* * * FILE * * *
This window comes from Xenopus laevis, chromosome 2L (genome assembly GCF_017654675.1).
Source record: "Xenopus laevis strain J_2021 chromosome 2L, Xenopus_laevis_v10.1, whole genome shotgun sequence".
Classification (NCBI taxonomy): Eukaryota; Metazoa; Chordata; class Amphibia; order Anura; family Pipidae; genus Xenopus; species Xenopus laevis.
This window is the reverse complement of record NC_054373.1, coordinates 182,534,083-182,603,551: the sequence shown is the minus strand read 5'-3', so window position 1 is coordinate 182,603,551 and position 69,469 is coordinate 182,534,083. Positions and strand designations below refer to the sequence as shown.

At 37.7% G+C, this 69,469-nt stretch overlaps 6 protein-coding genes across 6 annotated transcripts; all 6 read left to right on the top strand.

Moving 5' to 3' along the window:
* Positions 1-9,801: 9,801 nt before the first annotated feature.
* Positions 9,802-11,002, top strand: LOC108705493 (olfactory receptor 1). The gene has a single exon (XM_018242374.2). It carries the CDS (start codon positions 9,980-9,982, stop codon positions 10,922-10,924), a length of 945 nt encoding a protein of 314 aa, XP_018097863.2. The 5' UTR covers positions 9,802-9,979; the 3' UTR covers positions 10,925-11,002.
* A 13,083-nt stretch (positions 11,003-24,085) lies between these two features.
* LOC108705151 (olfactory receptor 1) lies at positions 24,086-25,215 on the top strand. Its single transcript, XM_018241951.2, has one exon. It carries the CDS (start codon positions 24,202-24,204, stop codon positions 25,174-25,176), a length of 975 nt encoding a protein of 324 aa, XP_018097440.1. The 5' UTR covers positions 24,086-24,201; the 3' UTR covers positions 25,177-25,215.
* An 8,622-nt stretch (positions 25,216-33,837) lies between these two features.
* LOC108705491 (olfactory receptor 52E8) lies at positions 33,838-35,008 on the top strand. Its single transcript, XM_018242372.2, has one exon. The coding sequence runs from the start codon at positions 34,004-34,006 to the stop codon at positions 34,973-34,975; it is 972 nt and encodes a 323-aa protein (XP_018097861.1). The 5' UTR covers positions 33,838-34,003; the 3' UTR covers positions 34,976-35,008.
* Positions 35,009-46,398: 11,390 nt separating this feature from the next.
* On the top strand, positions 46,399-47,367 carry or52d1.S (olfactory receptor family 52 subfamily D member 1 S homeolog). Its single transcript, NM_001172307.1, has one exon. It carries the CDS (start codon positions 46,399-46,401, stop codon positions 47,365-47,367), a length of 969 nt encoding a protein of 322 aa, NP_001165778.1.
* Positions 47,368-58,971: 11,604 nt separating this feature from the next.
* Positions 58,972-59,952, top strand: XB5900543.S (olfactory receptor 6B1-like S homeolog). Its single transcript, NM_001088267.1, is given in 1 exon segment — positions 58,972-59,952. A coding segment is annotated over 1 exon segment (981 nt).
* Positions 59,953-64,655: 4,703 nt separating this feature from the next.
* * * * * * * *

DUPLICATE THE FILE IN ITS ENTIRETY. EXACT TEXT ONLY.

This window comes from Xenopus laevis, chromosome 2L (genome assembly GCF_017654675.1).
Source record: "Xenopus laevis strain J_2021 chromosome 2L, Xenopus_laevis_v10.1, whole genome shotgun sequence".
Classification (NCBI taxonomy): Eukaryota; Metazoa; Chordata; class Amphibia; order Anura; family Pipidae; genus Xenopus; species Xenopus laevis.
This window is the reverse complement of record NC_054373.1, coordinates 182,534,083-182,603,551: the sequence shown is the minus strand read 5'-3', so window position 1 is coordinate 182,603,551 and position 69,469 is coordinate 182,534,083. Positions and strand designations below refer to the sequence as shown.

At 37.7% G+C, this 69,469-nt stretch overlaps 6 protein-coding genes across 6 annotated transcripts; all 6 read left to right on the top strand.

Moving 5' to 3' along the window:
* Positions 1-9,801: 9,801 nt before the first annotated feature.
* Positions 9,802-11,002, top strand: LOC108705493 (olfactory receptor 1). The gene has a single exon (XM_018242374.2). It carries the CDS (start codon positions 9,980-9,982, stop codon positions 10,922-10,924), a length of 945 nt encoding a protein of 314 aa, XP_018097863.2. The 5' UTR covers positions 9,802-9,979; the 3' UTR covers positions 10,925-11,002.
* A 13,083-nt stretch (positions 11,003-24,085) lies between these two features.
* LOC108705151 (olfactory receptor 1) lies at positions 24,086-25,215 on the top strand. Its single transcript, XM_018241951.2, has one exon. It carries the CDS (start codon positions 24,202-24,204, stop codon positions 25,174-25,176), a length of 975 nt encoding a protein of 324 aa, XP_018097440.1. The 5' UTR covers positions 24,086-24,201; the 3' UTR covers positions 25,177-25,215.
* An 8,622-nt stretch (positions 25,216-33,837) lies between these two features.
* LOC108705491 (olfactory receptor 52E8) lies at positions 33,838-35,008 on the top strand. Its single transcript, XM_018242372.2, has one exon. The coding sequence runs from the start codon at positions 34,004-34,006 to the stop codon at positions 34,973-34,975; it is 972 nt and encodes a 323-aa protein (XP_018097861.1). The 5' UTR covers positions 33,838-34,003; the 3' UTR covers positions 34,976-35,008.
* Positions 35,009-46,398: 11,390 nt separating this feature from the next.
* On the top strand, positions 46,399-47,367 carry or52d1.S (olfactory receptor family 52 subfamily D member 1 S homeolog). Its single transcript, NM_001172307.1, has one exon. It carries the CDS (start codon positions 46,399-46,401, stop codon positions 47,365-47,367), a length of 969 nt encoding a protein of 322 aa, NP_001165778.1.
* Positions 47,368-58,971: 11,604 nt separating this feature from the next.
* Positions 58,972-59,952, top strand: XB5900543.S (olfactory receptor 6B1-like S homeolog). Its single transcript, NM_001088267.1, is given in 1 exon segment — positions 58,972-59,952. A coding segment is annotated over 1 exon segment (981 nt).
* Positions 59,953-64,655: 4,703 nt separating this feature from the next.